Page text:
A Separate Peace takes place during World War 2. This setting affects the way of life at Devon, with an added summer session to propel the senior class into the army. Gene acknowledges the seniors as “draft-bait” (Knowles 15). The war not only affects the graduating class, but also most of Gene’s activities. “For me, … this moment was the war.
Introduction Catcher in the Rye by J.D Salinger published in 1951 is a fictional story of a boy named Holden Caulfield who is suspended from his high school for bad grades. Written in the first person narrative through the voice of Caulfield, the narration brilliantly brings out the isolation and alienation that many teenagers feel. The novel has had a huge influence on modern society and on popular culture. It has been associated with many shootings such as that of John Lennon and the attempted assassination of former U.S. president Ronald Reagan. The people behind these shootings have been able to relate to Holden's character further provoking them to take such action.
These descriptions of the wind’s actions give the wind a violent personality. Thus the image of the wind violently attacking the people characterizes the wind as an antagonist. The wind continues its assault when it finds Lutie Johnson. However, this time the wind acts curiously by lifting her hair and exploring the sides of her head. At this point Lutie Johnson feels “naked and bald”.
Gene 's victory in this war with himself portrays how war can prevail in and out of uniform. The importance of war emphasizes not only the actual war taking place but also both Gene and Finny 's internal conflict with themselves, and their external conflicts with each other. This also expresses how even though considering the book takes place during World War II, The Devon School still tried to shield the boys from the war, that the residual effects of war can still seep through the cracks and reach everyone at the school. One person can only hide so much, especially if there is a war going on, emotionally or literally. People often try to reduce the appearance of emotions and shield personal battle scars from the public eye, similar to how Devon attempted to shield the war from the students attending.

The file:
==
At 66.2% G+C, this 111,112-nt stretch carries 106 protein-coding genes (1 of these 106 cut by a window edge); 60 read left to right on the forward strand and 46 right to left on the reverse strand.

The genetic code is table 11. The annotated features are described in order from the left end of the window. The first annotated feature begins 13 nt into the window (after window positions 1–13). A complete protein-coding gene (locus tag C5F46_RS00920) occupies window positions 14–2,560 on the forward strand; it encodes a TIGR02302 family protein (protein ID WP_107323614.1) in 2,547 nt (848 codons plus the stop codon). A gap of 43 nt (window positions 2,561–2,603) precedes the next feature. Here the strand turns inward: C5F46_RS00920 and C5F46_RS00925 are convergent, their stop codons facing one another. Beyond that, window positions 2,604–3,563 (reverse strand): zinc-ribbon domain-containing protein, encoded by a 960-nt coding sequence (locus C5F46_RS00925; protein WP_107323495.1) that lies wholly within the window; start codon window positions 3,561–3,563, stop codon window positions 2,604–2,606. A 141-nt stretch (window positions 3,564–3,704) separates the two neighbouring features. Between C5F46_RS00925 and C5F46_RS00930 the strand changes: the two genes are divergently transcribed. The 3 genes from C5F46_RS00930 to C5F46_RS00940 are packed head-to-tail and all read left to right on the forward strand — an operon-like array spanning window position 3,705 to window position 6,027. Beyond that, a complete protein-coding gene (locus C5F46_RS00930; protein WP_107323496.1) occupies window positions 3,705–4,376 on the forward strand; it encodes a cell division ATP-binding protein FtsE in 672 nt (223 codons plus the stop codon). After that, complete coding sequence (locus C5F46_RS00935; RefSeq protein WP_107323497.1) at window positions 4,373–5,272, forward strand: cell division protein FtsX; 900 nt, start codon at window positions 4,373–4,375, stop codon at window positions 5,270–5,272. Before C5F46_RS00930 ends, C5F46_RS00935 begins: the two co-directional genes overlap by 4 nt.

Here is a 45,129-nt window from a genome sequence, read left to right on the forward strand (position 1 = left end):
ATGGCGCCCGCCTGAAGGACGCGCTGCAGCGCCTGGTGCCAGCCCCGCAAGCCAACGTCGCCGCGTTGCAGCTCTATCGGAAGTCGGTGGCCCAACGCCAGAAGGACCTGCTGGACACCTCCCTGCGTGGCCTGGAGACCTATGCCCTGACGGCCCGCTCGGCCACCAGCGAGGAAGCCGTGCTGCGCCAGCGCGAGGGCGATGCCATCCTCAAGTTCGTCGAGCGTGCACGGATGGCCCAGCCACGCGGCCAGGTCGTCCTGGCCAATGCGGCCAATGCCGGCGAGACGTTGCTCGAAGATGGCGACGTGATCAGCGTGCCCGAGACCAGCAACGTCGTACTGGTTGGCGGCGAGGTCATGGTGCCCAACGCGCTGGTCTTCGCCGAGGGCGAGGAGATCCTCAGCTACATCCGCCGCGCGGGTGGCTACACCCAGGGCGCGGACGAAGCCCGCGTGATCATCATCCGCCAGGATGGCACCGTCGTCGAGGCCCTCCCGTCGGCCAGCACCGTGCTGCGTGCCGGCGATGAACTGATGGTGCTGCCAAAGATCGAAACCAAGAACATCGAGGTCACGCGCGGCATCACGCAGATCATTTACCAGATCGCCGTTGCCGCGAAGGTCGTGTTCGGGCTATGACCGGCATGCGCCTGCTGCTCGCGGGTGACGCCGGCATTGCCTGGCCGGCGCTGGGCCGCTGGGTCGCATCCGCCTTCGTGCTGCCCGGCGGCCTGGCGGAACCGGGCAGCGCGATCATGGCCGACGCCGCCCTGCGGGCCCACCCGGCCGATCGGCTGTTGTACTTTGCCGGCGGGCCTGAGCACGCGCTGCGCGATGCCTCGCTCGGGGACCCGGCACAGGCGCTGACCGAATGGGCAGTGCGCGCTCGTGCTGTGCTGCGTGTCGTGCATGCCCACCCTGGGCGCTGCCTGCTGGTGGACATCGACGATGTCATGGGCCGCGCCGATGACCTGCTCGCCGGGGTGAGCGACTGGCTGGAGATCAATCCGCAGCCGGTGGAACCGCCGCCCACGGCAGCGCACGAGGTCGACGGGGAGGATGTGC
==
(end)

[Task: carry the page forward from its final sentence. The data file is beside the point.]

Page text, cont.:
The first type of symbolism shown in the novel is the stone Reef received from his grandmother which she referred as a sick stone. Furthermore, Reef’s grandmother gave him a stone when he got car sick during a ride, she said, “When you feel like you’re gonna throw up, just squeeze it hard. It’ll take the sick feeling away”(33). The stone is a symbol that rounds out the novel and contributes greatly to the plot, and impacts both of the main characters, Reef and Leeza. First, Reef uses stones to cope with his stress of life in general, and moreover to allow him to get emotional over the loss of his grandmother.
In Sherman Alexie’s short stories (and poems), there usually three central themes that the story rotates. In this paper, I will be exploring how he (Alexie) explores the themes losing culture, a cycle of regret, and using drugs (mainly alcohol) to escape. In Indian Education, the short story, Alexie seems to show that whenever young Victor tries to express himself through his culture, he is punished. Take the section “First Grade” for example. In first grade, Junior (the main character and narrator) says that “The little warrior in me roared to life that day..” and makes comparisons to traditional Native American warriors, such as describing the brusies on the other boy’s face as “war paint” or how Junior chants “it’s a good day to die”, which is phrase typically associated with Crazy Horse, who was a Native American chief.